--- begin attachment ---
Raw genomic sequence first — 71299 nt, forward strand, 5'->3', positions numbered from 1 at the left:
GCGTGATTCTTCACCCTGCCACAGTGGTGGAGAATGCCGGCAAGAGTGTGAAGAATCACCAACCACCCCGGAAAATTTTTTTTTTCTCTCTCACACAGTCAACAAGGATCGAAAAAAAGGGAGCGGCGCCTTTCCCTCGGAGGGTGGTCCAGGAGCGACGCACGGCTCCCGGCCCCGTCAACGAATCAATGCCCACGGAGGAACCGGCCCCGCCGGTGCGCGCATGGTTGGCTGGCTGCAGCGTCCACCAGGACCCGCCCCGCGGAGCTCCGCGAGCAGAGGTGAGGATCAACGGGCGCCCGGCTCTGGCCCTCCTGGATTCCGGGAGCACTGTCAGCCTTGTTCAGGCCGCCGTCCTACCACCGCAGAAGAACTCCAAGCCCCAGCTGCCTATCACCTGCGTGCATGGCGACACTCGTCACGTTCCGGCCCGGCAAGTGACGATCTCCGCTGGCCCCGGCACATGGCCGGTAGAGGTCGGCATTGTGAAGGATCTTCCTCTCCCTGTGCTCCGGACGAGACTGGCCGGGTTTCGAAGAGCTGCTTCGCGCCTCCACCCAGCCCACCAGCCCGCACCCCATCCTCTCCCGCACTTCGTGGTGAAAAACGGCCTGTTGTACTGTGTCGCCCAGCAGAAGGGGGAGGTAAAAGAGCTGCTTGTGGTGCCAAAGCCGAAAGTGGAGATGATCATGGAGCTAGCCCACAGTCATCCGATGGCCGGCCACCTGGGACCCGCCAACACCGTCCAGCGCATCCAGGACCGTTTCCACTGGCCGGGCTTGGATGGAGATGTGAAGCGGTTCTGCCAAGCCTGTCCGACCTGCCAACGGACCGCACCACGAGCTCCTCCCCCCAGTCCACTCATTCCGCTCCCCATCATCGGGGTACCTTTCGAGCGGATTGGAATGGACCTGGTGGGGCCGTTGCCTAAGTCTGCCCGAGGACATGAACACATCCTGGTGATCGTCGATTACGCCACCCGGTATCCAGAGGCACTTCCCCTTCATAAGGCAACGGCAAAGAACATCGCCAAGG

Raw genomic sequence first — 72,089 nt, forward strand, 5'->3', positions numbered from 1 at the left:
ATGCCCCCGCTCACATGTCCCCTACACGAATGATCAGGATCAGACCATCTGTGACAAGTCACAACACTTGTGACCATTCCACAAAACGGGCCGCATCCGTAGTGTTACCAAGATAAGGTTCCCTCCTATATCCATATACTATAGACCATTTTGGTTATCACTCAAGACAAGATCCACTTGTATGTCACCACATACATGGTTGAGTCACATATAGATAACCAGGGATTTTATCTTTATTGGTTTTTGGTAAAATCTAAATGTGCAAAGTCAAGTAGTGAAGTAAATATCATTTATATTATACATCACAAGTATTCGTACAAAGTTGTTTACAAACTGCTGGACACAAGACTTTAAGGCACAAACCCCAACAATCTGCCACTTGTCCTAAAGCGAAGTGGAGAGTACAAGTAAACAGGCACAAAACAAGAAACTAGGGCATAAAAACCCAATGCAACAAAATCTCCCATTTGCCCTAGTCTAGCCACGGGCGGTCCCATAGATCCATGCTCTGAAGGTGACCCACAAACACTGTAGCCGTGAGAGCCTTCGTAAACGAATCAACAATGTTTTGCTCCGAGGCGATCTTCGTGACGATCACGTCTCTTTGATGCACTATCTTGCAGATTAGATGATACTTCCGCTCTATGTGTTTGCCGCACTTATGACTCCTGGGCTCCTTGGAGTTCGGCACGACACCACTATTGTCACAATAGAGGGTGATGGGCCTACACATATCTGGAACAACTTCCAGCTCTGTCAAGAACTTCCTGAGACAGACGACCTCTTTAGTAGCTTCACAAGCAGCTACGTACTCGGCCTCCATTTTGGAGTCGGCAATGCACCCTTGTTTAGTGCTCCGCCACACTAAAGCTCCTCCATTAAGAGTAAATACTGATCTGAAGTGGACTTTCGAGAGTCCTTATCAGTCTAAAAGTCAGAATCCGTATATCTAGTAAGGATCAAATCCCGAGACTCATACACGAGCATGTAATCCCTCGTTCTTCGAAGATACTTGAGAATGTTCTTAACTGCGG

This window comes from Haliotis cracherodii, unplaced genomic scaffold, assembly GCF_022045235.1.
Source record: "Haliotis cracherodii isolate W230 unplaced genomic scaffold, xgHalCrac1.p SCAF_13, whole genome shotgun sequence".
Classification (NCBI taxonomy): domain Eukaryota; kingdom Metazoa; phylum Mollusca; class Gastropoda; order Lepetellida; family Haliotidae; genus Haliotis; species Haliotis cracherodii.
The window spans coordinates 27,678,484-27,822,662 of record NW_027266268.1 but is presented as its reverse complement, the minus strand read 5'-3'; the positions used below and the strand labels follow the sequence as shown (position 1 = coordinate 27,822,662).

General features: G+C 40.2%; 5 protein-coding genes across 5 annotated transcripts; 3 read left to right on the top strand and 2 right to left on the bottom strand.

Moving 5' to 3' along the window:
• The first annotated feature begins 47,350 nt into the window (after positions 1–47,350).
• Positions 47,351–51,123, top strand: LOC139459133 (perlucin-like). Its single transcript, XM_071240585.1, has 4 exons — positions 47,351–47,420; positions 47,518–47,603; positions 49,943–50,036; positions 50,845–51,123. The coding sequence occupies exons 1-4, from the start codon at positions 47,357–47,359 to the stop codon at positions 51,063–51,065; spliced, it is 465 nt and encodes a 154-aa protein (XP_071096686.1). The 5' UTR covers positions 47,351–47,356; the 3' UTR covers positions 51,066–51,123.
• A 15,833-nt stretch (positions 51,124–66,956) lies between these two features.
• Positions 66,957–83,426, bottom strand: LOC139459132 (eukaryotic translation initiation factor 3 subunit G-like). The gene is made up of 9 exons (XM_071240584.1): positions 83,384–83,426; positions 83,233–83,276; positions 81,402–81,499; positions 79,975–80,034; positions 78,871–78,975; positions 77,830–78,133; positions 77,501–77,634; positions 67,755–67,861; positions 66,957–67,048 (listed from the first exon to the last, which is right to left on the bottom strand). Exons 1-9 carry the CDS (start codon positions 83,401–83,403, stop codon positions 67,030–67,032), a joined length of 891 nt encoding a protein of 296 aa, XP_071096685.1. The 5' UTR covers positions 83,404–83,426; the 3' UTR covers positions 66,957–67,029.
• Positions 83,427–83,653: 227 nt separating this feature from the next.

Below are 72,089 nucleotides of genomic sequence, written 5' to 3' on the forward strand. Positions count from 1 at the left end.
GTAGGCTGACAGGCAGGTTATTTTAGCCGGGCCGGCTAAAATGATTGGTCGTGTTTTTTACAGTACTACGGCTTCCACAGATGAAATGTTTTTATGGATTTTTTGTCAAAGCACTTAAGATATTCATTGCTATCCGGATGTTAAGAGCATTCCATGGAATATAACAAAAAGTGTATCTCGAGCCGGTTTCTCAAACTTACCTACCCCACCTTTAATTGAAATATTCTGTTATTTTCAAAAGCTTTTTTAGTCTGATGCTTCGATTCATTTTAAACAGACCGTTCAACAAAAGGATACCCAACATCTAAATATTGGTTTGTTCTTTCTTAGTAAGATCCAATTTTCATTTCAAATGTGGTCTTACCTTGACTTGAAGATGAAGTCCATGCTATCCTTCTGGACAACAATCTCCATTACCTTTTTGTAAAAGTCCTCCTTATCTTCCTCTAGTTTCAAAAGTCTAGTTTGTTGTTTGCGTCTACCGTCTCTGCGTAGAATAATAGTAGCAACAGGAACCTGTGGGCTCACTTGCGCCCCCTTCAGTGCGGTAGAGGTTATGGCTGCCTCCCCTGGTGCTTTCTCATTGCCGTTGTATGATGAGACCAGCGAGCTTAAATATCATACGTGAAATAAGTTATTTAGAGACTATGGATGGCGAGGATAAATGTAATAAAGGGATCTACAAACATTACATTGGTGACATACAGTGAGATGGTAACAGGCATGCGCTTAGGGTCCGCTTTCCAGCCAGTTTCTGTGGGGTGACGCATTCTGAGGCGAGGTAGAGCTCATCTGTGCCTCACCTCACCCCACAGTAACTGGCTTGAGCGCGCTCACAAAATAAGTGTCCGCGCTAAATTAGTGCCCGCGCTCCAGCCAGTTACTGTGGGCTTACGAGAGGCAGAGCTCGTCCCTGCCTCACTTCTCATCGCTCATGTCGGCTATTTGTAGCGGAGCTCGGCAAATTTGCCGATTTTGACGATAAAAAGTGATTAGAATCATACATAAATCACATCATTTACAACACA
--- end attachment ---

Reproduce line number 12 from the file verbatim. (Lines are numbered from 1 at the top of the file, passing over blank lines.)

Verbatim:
• Positions 47,351–51,123, top strand: LOC139459133 (perlucin-like). Its single transcript, XM_071240585.1, has 4 exons — positions 47,351–47,420; positions 47,518–47,603; positions 49,943–50,036; positions 50,845–51,123. The coding sequence occupies exons 1-4, from the start codon at positions 47,357–47,359 to the stop codon at positions 51,063–51,065; spliced, it is 465 nt and encodes a 154-aa protein (XP_071096686.1). The 5' UTR covers positions 47,351–47,356; the 3' UTR covers positions 51,066–51,123.